Integrating People With Disabilities Into the Workforce

A recent survey found that inclusion of people with disabilities was the biggest issue in the workplace, despite many having the relevant qualifications to work effectively.

Key takeaways:

  • People with disabilities should not be disregarded as they are a source of manpower that has been wrongly disregarded.
  • A recent survey has shown unfavourable attitudes towards people with disabilities, as their disability is often perceived as an inability to do the job
  • SPD helps by providing support for employers to have a successful job placement when hiring people with disabilities

A recent survey found that inclusion of people with disabilities was the biggest issue in the workplace, despite many having the relevant qualifications to work effectively. This stems from unfavorable attitudes from others, as disability is often wrongly perceived as inability to work. Voluntary welfare organisations like SPD provide job placement support for employers to understand and provide the needs for people with disabilities.

A recent survey found that inclusion of people with disabilities was the biggest issue in the workplace. SPD’s Director of Adult and Elderly Services division, Ms Han May Ching responds in this letter that was published in The Straits Times Forum on 11 May.

The recent survey by cloud computing company Workday revealed that more than one-third of the human resources leaders who took part in the poll felt that inclusion of people with disabilities was the biggest issue in the workplace (Poll: Bias against disabled people, seniors are top issues at work, The Straits Times, April 19).

For people with disabilities, employment provides economic self-sufficiency and opportunities for active participation in the community.

Many have relevant qualifications for employment and, when given the opportunities, training and job accommodation such as assistive technology and job re-designing, people with disabilities can work effectively and be valuable employees.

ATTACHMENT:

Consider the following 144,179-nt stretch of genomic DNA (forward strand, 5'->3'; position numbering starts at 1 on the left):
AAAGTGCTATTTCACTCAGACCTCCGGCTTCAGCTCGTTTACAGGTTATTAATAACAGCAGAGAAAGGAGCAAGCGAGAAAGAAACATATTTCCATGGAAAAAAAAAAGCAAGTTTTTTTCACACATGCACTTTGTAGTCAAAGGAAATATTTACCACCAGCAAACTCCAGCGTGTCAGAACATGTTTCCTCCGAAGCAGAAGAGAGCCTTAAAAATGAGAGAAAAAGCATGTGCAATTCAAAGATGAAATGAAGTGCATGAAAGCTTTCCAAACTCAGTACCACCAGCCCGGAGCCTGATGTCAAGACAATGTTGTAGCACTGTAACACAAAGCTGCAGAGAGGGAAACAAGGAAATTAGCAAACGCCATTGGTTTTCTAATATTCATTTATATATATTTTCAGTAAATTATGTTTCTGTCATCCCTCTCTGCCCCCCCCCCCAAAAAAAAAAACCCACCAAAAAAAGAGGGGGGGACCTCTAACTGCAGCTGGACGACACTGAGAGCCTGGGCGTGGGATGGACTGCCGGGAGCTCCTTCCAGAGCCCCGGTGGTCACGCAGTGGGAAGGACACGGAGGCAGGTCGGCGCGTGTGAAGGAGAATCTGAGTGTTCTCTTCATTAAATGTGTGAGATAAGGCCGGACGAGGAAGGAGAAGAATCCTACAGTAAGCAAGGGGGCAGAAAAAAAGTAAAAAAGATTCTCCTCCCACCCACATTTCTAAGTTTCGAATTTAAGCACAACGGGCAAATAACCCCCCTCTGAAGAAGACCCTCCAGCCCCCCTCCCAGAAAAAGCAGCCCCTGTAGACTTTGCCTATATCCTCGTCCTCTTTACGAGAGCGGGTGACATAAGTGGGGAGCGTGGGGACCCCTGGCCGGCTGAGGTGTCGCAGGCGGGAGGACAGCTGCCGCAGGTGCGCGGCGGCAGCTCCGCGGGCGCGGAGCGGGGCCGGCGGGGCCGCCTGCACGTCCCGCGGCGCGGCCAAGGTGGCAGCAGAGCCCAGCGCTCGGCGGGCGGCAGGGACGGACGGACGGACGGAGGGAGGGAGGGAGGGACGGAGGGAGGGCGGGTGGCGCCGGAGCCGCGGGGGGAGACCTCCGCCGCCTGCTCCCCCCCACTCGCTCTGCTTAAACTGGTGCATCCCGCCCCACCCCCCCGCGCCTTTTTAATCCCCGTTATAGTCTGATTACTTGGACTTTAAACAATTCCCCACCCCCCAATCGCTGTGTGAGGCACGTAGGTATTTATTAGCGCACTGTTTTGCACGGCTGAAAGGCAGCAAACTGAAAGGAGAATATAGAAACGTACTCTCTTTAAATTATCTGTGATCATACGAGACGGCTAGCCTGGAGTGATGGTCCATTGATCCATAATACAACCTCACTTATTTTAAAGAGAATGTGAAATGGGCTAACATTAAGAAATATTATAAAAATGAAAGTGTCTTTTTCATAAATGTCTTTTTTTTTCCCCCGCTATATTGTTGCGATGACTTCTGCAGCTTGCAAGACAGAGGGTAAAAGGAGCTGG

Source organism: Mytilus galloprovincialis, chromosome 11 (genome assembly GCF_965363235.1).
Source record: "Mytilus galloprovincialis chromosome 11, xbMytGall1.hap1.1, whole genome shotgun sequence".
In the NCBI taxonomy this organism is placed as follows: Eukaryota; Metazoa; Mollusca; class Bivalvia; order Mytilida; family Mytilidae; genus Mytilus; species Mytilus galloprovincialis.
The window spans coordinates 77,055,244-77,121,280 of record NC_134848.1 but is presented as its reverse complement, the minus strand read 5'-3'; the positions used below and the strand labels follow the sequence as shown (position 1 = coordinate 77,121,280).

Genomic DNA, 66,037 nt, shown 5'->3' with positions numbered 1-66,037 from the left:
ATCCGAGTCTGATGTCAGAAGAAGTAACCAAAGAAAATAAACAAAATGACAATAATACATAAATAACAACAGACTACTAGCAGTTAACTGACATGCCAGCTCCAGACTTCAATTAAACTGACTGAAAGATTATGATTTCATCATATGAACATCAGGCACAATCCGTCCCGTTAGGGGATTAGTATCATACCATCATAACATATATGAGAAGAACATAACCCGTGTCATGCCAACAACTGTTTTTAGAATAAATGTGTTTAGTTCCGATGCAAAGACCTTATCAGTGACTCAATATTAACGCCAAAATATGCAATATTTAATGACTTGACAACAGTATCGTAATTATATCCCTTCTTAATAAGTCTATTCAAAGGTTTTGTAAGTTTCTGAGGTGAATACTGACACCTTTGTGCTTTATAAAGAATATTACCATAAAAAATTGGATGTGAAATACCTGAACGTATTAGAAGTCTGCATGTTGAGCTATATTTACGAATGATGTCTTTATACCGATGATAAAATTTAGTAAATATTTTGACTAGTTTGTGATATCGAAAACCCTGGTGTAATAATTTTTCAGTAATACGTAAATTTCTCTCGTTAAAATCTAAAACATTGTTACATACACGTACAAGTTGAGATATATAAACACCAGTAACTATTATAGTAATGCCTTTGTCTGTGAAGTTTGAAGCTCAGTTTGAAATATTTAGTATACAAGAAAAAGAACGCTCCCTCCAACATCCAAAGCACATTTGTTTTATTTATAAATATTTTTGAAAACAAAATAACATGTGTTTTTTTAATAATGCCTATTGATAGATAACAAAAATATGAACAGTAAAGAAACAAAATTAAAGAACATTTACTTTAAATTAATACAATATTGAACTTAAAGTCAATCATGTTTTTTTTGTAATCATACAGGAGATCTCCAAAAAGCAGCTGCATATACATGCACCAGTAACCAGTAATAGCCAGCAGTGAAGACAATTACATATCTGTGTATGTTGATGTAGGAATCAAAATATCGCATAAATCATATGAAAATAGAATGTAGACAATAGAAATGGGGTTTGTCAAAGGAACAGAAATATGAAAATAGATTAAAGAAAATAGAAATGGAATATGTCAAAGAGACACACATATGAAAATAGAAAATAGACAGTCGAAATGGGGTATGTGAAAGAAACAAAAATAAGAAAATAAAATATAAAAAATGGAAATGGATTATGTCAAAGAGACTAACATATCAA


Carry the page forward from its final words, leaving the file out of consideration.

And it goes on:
However, people with disabilities make up only 0.55 per cent of the resident labour force.

This is not surprising, as the research findings point to unfavourable attitudes towards people with disabilities, as their disability is often wrongly perceived as an inability to perform the job.

Prime Minister Lee Hsien Loong mentioned in his Labour Day message that the labour movement has extended its outreach to freelancers, the self-employed, migrant workers and professionals.

Hence, it is time for people with disabilities to be considered another prospective source of manpower that can contribute towards building a dynamic and prosperous Singapore.

Mr Paul Simon is a case in point.

He has mild intellectual disability and works as a cook at an international hotel.

His mentors have found that he is a fast learner, adaptable and an independent worker.

In January, he even got to fulfil his wish of cooking for President Halimah Yacob. He dreams of opening his own restaurant and plans to further his studies.

Indeed, he is one among many we have witnessed who are as motivated.

Job placement support provided by voluntary welfare organisations such as SPD can help potential employers to understand the needs of people with disabilities and guide them on the accommodations needed for a successful placement.

SG Enable also administers the Open Door Programme which employers can tap for funding support when hiring, training or integrating people with disabilities into the workplace.

Employers can call SPD on 6579-0700 to find out more about the support that we offer, or SG Enable on 1800-858-5885 for more information about the Open Door Programme and other funding support.

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